Explore treasures and stories of churches and chapels
The Lincolnshire Wolds & Coast Churches Festival returns this month with more than 130 churches and chapels opening their doors over the first two weekends in September.
There is a church to suit everyone’s tastes – some are simple church buildings serving small villages tucked into the Wolds landscapes, others are buildings of larger stature serving our market towns. But all share one thing in common: a desire to show off their treasures and tell their stories.
“Our churches are full of wonder,” says Canon Charles Patrick, Rector of Horncastle, St Mary’s. “Each offers a different experience, whether it is beautiful memorials and stained glass or stories of local history – or simply offering a quiet space in picturesque surroundings.”
The first weekend (4th and 5th September) will showcase the delights of seaside churches, including Skegness, Sutton on Sea and Chapel St Leonards. It is the chance to discover how the encroaching sea actually forced some of our coastal churches to move inland.
Travel through the flatlands passing delightful Wolds villages to reach Alford St Wilfrid’s and its associations with Captain John Smith, one of the founders of Jamestown, USA in 1607, and then on to Louth St James and its graceful spire – a visible landmark for miles around.
Week two (11th and 12th September) contains churches steeped in history, with connections to more famous Lincolnshire explorers: St James, Spilsby and Sir John Franklin; St Lawrence, Revesby and Sir Joseph Banks.
Or follow in the footsteps of the brave people who took part in the Lincolnshire Rising – churches at Snelland, Belchford and Horncastle all share the story.
Lincolnshire is also the home of Methodism, so visit the chapels including those of Saltfleetby, Spilsby, Louth and Bardney Dairies to learn more.
Discover for yourself the rich treasures within these living mini museums:
• Lincolnshire’s only thatched church
• Birthplace of Captain John Smith, Governor of Virginia US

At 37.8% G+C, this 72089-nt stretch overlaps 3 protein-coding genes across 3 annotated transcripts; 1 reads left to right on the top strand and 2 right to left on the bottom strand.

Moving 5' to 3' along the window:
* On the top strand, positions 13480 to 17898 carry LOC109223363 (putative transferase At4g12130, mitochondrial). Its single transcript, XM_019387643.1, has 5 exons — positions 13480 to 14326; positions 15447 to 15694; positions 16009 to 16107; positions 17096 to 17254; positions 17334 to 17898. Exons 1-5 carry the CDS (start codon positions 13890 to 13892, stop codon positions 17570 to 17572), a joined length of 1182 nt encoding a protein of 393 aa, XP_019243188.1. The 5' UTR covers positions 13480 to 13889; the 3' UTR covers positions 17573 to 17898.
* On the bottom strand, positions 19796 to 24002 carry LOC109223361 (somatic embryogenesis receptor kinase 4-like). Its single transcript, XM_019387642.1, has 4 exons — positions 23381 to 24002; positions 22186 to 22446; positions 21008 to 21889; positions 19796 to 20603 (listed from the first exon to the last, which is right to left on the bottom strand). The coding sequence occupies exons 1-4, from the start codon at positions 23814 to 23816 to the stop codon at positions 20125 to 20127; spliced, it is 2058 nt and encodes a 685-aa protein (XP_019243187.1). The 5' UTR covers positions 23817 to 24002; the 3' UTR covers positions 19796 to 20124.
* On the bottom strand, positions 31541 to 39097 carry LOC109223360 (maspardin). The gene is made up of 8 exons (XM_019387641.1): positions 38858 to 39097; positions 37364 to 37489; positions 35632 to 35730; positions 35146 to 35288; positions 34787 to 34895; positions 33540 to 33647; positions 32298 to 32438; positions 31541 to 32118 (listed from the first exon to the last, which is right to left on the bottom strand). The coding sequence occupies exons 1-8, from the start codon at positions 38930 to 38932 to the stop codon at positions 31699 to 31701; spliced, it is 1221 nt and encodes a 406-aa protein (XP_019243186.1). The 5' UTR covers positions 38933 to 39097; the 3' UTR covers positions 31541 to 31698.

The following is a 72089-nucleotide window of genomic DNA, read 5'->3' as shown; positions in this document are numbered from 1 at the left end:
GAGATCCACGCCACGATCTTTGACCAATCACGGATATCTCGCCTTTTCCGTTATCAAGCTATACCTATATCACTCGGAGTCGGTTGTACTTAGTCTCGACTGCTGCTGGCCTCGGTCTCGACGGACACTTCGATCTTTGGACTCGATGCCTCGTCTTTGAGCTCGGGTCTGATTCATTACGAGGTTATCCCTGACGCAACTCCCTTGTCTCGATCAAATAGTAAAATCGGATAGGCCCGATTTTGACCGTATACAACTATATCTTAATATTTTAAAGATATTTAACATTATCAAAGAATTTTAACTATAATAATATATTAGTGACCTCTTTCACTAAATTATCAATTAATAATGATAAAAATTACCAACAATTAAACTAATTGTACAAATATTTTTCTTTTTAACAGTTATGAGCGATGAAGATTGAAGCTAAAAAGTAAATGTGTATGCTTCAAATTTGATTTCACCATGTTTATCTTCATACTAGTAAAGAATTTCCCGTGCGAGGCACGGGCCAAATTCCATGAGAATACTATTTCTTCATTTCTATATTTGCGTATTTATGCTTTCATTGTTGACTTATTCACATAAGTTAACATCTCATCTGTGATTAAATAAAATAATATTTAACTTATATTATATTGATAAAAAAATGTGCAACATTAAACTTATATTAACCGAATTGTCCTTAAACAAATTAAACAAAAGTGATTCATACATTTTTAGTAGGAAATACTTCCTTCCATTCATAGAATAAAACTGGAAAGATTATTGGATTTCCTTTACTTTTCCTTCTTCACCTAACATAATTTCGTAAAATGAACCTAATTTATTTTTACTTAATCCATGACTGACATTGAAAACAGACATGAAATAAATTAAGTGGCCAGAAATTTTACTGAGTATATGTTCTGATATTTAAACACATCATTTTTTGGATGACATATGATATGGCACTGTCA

• Angel roofs adorned with green men and winged angels
• Tower climbs revealing spectacular views across the Wash
• Birthplace of the architect of Magna Carta
• Oldest Methodist church in Lincolnshire
• Scene of a dramatic tower collapse
• Alfred Lord Tennyson connections
2020 was the most difficult of years with churches closed for long periods of time and unable to raise income from their many activities, including normal collections and the hiring out of buildings, so join in the festival and support as many churches and chapels as you can over these two weekends.
Not only will you be supporting the county’s church heritage, you will also be supporting many of our small villages, helping to ensure the community spirit that binds these rural Lincolnshire villages together stays forever.
Full details of all the churches taking part in the festival are available in the festival brochure, which can be requested through the festival website. Visit www.lincswoldsandcoastchurches.org/
Keep up to date through the Festival’s Facebook page LincsWoldsAndCoastChurches or follow on Twitter @ChurchesFest – and use the hashtag #WoldsAndCoastChurches when talking about the event online.
The Lincolnshire Wolds & Coast Churches Festival is supported by East Lindsey District Council, Visit Lincs Coast and Lincolnshire Methodist District.